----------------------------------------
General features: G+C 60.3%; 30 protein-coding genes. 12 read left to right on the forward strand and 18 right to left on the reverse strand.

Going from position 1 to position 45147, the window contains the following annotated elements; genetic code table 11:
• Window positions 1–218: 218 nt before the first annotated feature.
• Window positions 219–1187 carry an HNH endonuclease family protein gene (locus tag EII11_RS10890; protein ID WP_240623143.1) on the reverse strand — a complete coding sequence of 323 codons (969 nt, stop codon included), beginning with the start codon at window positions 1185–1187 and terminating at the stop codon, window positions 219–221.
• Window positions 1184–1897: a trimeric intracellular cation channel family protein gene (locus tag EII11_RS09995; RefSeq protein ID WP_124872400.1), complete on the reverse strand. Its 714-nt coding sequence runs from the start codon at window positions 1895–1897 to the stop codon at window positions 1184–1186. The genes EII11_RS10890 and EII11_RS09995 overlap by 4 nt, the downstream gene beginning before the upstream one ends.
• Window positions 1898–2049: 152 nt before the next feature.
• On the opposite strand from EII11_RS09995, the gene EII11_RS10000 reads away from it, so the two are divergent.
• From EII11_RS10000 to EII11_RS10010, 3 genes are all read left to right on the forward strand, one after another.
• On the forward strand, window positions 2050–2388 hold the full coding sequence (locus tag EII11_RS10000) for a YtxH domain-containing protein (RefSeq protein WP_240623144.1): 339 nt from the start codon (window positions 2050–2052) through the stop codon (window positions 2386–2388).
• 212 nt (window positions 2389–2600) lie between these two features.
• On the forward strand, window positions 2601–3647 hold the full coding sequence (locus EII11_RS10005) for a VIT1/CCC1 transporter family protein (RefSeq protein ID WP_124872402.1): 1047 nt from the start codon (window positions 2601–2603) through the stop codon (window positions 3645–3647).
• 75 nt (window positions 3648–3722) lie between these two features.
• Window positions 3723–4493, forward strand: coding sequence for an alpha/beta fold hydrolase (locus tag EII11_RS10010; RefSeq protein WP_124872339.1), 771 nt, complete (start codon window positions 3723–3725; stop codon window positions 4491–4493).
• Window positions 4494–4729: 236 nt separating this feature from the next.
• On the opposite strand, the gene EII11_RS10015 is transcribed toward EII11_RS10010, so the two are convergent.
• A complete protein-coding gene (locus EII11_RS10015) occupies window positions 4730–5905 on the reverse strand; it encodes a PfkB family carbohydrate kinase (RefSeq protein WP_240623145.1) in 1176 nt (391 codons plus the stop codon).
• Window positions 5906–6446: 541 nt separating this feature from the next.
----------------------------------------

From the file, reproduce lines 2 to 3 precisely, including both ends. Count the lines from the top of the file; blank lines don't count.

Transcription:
Going from position 1 to position 45147, the window contains the following annotated elements; genetic code table 11:
• Window positions 1–218: 218 nt before the first annotated feature.